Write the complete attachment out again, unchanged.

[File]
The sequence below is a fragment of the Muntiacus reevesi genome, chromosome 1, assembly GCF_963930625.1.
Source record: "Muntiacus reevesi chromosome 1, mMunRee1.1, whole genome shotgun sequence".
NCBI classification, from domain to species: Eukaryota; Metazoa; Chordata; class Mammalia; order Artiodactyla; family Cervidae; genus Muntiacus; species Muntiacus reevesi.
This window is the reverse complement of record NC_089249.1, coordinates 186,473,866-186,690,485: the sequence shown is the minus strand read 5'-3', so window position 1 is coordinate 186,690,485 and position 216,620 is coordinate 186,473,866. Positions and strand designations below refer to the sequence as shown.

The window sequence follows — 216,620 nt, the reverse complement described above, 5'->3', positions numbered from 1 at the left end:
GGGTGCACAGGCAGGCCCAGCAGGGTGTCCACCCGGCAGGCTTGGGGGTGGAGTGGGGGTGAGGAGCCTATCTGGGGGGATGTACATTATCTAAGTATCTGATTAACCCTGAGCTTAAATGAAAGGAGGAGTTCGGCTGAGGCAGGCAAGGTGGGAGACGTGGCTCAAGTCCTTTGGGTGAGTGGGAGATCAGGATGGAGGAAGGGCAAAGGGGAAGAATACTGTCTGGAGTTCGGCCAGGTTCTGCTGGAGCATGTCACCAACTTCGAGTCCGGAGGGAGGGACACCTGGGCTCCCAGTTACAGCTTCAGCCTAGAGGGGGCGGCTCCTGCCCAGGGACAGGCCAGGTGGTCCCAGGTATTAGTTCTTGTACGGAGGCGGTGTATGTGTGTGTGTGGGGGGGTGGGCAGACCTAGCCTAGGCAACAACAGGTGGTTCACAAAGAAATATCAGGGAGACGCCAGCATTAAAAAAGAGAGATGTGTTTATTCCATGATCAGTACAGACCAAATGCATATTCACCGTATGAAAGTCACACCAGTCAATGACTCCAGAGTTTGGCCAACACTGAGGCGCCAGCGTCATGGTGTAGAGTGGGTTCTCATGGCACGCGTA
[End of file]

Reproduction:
The sequence below is a fragment of the Muntiacus reevesi genome, chromosome 1, assembly GCF_963930625.1.
Source record: "Muntiacus reevesi chromosome 1, mMunRee1.1, whole genome shotgun sequence".
NCBI classification, from domain to species: Eukaryota; Metazoa; Chordata; class Mammalia; order Artiodactyla; family Cervidae; genus Muntiacus; species Muntiacus reevesi.
This window is the reverse complement of record NC_089249.1, coordinates 186,473,866-186,690,485: the sequence shown is the minus strand read 5'-3', so window position 1 is coordinate 186,690,485 and position 216,620 is coordinate 186,473,866. Positions and strand designations below refer to the sequence as shown.

The window sequence follows — 216,620 nt, the reverse complement described above, 5'->3', positions numbered from 1 at the left end:
GGGTGCACAGGCAGGCCCAGCAGGGTGTCCACCCGGCAGGCTTGGGGGTGGAGTGGGGGTGAGGAGCCTATCTGGGGGGATGTACATTATCTAAGTATCTGATTAACCCTGAGCTTAAATGAAAGGAGGAGTTCGGCTGAGGCAGGCAAGGTGGGAGACGTGGCTCAAGTCCTTTGGGTGAGTGGGAGATCAGGATGGAGGAAGGGCAAAGGGGAAGAATACTGTCTGGAGTTCGGCCAGGTTCTGCTGGAGCATGTCACCAACTTCGAGTCCGGAGGGAGGGACACCTGGGCTCCCAGTTACAGCTTCAGCCTAGAGGGGGCGGCTCCTGCCCAGGGACAGGCCAGGTGGTCCCAGGTATTAGTTCTTGTACGGAGGCGGTGTATGTGTGTGTGTGGGGGGGTGGGCAGACCTAGCCTAGGCAACAACAGGTGGTTCACAAAGAAATATCAGGGAGACGCCAGCATTAAAAAAGAGAGATGTGTTTATTCCATGATCAGTACAGACCAAATGCATATTCACCGTATGAAAGTCACACCAGTCAATGACTCCAGAGTTTGGCCAACACTGAGGCGCCAGCGTCATGGTGTAGAGTGGGTTCTCATGGCACGCGTA